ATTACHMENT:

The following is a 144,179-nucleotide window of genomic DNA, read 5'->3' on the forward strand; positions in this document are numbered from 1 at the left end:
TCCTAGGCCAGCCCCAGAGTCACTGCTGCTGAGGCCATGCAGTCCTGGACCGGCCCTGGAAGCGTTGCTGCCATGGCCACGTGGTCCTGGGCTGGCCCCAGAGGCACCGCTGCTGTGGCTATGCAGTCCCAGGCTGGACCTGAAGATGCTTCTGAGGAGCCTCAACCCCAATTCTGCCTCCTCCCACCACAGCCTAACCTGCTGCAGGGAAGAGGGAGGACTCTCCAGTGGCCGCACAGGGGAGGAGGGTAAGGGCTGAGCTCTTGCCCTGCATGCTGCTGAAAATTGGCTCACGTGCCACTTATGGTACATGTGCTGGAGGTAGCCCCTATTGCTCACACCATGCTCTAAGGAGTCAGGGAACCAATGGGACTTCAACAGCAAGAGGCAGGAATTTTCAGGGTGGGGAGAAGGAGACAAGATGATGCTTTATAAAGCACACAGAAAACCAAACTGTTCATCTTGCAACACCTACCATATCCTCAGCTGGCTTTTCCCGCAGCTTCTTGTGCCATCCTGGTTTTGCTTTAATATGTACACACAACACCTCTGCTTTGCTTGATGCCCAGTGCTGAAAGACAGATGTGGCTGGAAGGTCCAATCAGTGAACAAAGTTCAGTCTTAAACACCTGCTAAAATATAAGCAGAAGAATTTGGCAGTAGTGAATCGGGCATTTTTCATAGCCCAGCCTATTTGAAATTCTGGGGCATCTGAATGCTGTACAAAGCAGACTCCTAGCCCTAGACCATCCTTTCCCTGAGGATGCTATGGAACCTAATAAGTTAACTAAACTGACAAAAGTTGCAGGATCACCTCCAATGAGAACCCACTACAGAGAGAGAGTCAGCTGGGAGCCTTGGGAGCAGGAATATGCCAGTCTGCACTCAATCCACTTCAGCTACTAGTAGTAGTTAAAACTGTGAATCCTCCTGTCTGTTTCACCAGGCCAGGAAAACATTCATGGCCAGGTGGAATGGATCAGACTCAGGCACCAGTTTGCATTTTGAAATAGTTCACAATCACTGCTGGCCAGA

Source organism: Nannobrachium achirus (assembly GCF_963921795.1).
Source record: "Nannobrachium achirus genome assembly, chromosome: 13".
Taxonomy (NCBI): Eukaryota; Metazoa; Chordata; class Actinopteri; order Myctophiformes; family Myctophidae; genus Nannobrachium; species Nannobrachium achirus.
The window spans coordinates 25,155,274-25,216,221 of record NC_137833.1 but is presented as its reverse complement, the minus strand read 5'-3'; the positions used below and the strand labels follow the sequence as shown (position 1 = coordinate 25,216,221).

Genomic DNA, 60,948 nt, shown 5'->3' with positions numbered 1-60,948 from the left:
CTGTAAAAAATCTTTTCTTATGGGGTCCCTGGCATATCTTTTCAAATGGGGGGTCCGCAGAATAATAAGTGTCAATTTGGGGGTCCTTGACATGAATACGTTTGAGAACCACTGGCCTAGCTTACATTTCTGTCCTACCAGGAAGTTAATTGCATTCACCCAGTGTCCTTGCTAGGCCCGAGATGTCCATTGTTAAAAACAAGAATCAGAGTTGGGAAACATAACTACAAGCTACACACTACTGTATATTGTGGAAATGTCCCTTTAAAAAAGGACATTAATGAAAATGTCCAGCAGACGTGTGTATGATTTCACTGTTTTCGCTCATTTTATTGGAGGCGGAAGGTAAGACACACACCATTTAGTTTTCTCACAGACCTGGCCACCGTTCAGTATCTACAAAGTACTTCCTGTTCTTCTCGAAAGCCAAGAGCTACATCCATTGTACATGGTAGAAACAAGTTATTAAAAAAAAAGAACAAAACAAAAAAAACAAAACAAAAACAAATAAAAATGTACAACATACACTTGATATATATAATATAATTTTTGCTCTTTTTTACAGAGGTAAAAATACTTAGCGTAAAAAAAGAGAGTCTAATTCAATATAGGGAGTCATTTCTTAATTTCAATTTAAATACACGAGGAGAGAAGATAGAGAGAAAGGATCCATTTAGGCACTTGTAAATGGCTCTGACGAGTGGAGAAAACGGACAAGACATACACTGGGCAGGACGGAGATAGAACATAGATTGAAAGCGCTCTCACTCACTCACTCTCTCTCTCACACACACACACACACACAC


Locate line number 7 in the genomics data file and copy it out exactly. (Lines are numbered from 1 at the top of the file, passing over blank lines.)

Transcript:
Genomic DNA, 60,948 nt, shown 5'->3' with positions numbered 1-60,948 from the left: